While having a resume means you’re looking for a job, having a LinkedIn profile doesn’t send the same signal. As a result, many jobseekers think their profile needs to say that they are actively searching. Otherwise, how else would an employer know to contact them? So they’ll add phrases like “open to new opportunities” or “seeking a position in…”
If you want to speed up your job search, adopt the mindset of a successful salesperson. Sales professionals know a few things about rejection that can help jobseekers. They know you shouldn’t assume rejection if you haven’t heard back from a prospect. They know that it’s often possible to overcome an apparent rejection or hesitations about the services you are offering. And they know how to skillfully keep in touch when there’s no interest now.
Many of my new job search clients, however, are too quick to see rejection and give up. They More
When clients with stalled searches first contact me, they often see the cause as something beyond their control. They tell me “I’m too old (or young),” “I’m overqualified (or underqualified),” “there are no jobs,” “I’ve sent in countless applications with no response,” or “I don’t have enough (or the right) experience.”
While in some cases they may be right, most of the time I find that they face a different problem with a much easier solution. Below I’ve included the top seven ways you can jump-start your search, based on my experience of the real reasons for many stalled searches. More
Even if your resume, pitch, and emails are all stellar, at the end of the day your job search is still a numbers game. To improve your odds of landing a position quickly, you’ve got to actively go for a large number of potential positions.
That is, don’t just passively wait for the search firm to call or the ad to show up, since you’ll get a low return on your time investment. Instead, take the active approach. Start by creating a plan that casts a wide enough net to include enough suitable positions (open or currently filled). Your search must encompass More
The most common time killers in a job search (excluding procrastination) involve interviews that go nowhere, networking meetings that net nothing, and countless job applications that get no response. Here’s how to manage these and other situations so that you can turn waste into haste and jump-start your job search.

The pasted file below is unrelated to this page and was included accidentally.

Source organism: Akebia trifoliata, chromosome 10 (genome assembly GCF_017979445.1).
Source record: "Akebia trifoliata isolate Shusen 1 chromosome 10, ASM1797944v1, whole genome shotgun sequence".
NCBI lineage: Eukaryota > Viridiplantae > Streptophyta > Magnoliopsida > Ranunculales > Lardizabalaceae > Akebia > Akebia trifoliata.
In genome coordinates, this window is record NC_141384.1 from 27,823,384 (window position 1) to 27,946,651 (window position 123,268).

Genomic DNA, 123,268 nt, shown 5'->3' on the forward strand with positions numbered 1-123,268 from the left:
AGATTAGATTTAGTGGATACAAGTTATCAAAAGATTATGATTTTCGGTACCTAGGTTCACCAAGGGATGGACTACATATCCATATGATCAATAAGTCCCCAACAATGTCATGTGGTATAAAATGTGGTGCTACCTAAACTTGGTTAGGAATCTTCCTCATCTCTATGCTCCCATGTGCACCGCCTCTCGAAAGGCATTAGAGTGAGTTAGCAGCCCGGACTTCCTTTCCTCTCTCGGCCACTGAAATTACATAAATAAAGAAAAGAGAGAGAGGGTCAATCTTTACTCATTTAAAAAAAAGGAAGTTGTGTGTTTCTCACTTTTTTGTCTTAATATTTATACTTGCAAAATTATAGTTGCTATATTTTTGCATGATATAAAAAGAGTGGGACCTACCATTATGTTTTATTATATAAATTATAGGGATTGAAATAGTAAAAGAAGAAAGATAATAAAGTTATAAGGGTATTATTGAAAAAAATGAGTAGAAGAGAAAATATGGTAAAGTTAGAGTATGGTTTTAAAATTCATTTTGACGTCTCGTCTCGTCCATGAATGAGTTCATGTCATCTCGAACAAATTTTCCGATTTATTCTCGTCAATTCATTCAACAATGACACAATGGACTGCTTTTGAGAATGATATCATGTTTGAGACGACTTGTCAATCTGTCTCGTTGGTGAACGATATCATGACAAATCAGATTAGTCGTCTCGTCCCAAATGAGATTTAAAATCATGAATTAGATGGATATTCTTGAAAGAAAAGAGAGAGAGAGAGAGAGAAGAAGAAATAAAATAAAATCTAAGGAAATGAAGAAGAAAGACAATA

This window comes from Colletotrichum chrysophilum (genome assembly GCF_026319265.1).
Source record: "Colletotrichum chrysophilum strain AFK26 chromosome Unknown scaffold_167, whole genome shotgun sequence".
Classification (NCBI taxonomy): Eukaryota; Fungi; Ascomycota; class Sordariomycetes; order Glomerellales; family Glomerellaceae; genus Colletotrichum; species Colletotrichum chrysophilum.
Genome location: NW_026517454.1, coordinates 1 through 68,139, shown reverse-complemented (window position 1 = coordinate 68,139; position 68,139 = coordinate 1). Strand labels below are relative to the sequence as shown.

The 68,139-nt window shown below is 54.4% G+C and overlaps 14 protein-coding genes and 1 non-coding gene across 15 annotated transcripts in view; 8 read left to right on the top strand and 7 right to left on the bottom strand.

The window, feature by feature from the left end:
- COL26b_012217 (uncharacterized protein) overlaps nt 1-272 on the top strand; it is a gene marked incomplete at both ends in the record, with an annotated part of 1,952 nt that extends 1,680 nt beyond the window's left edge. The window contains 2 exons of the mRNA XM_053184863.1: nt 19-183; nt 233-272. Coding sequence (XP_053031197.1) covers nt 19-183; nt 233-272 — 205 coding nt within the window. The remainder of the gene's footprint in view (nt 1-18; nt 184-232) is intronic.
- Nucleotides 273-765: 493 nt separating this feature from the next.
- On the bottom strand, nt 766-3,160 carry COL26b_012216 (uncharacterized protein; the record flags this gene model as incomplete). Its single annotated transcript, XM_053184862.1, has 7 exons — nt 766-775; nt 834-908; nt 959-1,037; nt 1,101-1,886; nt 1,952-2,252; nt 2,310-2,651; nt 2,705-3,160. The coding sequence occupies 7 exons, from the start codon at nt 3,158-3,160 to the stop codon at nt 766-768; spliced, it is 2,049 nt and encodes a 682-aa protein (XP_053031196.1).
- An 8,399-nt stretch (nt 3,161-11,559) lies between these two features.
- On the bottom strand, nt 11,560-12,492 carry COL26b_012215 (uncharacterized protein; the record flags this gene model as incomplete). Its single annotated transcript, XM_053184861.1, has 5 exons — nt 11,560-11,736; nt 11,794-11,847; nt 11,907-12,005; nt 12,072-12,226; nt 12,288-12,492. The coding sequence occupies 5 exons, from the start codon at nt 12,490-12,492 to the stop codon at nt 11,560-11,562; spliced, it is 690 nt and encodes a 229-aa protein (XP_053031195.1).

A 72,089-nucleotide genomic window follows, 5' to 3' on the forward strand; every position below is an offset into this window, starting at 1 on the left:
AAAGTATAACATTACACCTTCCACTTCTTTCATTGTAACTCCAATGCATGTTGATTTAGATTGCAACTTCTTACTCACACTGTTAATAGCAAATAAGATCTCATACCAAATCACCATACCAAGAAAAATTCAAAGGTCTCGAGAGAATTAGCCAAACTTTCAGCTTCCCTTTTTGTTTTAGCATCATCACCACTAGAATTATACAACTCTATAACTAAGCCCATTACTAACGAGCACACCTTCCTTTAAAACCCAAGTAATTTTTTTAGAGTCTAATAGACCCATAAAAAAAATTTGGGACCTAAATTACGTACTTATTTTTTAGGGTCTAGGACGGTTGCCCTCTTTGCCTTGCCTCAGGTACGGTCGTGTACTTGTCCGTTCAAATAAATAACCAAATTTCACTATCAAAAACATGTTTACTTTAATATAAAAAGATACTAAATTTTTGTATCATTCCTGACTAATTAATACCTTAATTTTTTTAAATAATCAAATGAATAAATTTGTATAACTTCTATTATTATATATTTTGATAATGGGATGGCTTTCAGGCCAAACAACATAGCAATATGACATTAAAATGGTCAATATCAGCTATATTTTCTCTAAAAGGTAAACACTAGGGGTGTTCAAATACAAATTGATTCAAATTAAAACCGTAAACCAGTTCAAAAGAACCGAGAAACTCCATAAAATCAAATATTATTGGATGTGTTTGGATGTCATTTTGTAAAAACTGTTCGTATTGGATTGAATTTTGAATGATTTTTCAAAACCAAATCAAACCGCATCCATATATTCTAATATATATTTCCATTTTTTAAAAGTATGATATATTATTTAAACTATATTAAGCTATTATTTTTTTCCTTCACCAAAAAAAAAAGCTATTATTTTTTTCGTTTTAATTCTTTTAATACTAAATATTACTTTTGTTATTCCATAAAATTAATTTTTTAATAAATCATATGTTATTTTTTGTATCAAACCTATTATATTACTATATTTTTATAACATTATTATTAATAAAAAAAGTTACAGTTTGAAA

A prospective client once came to me for help. “In the past year I’ve applied for about 100 positions, yet have had no interviews!” she told me in frustration. I was pretty confident that I knew the crux of her problem straight away. How? It was the emphasis she placed on the number of jobs she had applied for. Usually, it’s not nearly enough to just apply for jobs. More
What do you do if a hiring manager says you are “overqualified” for a position? First, you need to know that what they really mean is a) you’re going to want too much money, b) you’re going to be bored and will leave in six months, or c) you won’t fit into the culture. All three of these underlying issues can be addressed with these two approaches: More
LinkedIn now makes it easier to find volunteer opportunities. Gain access by going to http://volunteer.linkedin.com or by clicking on the “Jobs” menu option, selecting “Advanced Search,” “More Options,” and then entering “volunteer” in the job title. LinkedIn has partnered with some major volunteer matching sites to make this happen. Here’s why this feature is so great. More
Keywords in your resume, LinkedIn profile, emails and ‘pitch’ help to communicate your value. To job prospects, your use of the right keywords tells them you are an “insider” (everyone wants to hire insiders) and that you understand the problems they face. Organizations use keyword filters for candidate searches, so your use of strategically placed keywords will improve your likelihood of being spotted.
When someone is searching on LinkedIn for a candidate with your skills (increasingly LinkedIn is the first stop for candidate searches), keywords in certain parts of your profile matter more than others. More